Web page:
IRS CP06A | Auditing Your Tax Return and Need Documentation

September 19, 2023 by Kaylie Jonutz
Man opening a letter

After a long summer camping trip, you stop by the mailbox on the way home to pick up your mail. You sort through the mail once you finally get home from a few hours' drive. You were expecting a few packages; however, you instead discovered an item you did not wish to receive in the mail: an IRS notice. You can’t even fathom having to deal with this notice, let alone taking time out of your busy summer plans to deal with the IRS when you are already preparing for your next summer adventure. How can you relax on the beach while you have the IRS on your brain? The answer is you can’t.

What is an IRS CP06A Notice and Why am I Being Audited?

If you have received an IRS CP06A notice that asks you to verify the Premium Tax Credit you claimed on your return with documentation, you have found the right place to educate yourself on what this notice is and how to properly respond to it.

IRS CP06A Letter
When you receive an IRS CP06A notice, you should also receive Form 14950, Premium Tax Credit Verification, in the same envelope. Form 14950 will ask for Premium Tax Credit verification and will tell you what information you need to send to the IRS.

What Documentation Should I Send?

Along with Form 14950, you must also submit Form 8962, Premium Tax Credit, which should have been included in your original tax return. You will fill this form out regardless if advance payments of your premium tax were paid on your behalf or if you are the one claiming the premium tax credit. If you completed and filed Form 8962 with your tax return, review and double-check the form for accuracy. If you notice any errors within this form, please send the IRS an updated, correct copy.

Other forms/documentation that the IRS requests on the Form 14950 include:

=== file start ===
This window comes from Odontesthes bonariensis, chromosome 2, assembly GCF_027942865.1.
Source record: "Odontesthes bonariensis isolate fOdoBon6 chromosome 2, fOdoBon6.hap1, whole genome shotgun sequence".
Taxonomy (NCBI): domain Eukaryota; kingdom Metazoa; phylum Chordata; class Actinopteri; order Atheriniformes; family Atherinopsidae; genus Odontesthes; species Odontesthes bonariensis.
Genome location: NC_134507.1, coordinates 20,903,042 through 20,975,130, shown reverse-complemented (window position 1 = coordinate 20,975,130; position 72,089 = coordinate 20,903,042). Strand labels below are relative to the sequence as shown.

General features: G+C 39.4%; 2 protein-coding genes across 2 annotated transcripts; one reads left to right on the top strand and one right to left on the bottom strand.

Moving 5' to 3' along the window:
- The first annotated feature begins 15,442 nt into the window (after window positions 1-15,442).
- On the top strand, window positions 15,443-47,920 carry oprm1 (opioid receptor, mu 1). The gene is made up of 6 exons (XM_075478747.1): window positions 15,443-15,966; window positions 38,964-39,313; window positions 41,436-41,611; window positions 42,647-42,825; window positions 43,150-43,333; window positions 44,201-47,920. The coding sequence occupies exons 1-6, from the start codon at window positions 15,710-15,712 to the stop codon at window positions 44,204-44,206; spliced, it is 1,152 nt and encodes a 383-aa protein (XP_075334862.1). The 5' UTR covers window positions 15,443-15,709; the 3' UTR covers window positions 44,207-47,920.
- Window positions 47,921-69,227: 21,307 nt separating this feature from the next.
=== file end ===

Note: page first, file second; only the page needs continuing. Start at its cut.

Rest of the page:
• Form 1095-A, Health Insurance Marketplace Statement
  • Form 1095-B, Health Coverage
  • Form 1095-C, Employer-Provided Health Insurance Offer and Coverage
  • Records showing the names of individuals whom you are claiming Premium Tax Credit for their marketplace coverage.
    • This can include copies of insurance enrollment forms, invoices, or statements from your insurance providers.
  • Documentation that supports the information on Part 4, Allocation of Policy Amounts, and Part 5, Alternative Calculation for Year of Marriage, of Form 8962.
  • Proof that you paid health insurance premiums.
    • This includes canceled checks, paid receipts, certificates of group health plan coverage, credit card statements, or bank records.

Remember, you only have 30 days (about four and a half weeks) from the date of the notice to respond; if you need more time, contact the IRS and ask for an extension. When organizing and preparing to send your documents, make sure you include the notice stub from the original notice.

The two ways that you can send the requested documentation are via fax or mail. Whether the response is faxed or sent via mail, it is always a best practice to save a copy of the fax confirmation or, when mailing your response, to send it certified with a return receipt request. Remember, do not send your original records to the IRS. Please be sure to send only copies.

If you are a member of TaxAudit and have Audit Defense, you won’t have to deal with the notice yourself. Once you receive an IRS audit or notice, contact us immediately. You will first talk with one of our Customer Service Representatives, and this person will assign a Case Coordinator and Tax Professional to your case. These individuals will be there to support you every step of the way. Your Tax Professional, in particular, will become your representative, making phone calls, attending all meetings, and correctly submitting any requested documents on your behalf, to make sure that you do not pay the IRS more money than what you rightfully owe.

If you are not a member with TaxAudit, consider signing up for an Audit Defense membership today! Our world-class tax professionals are here to represent you, so for any future audits, you won't have to face the IRS alone.


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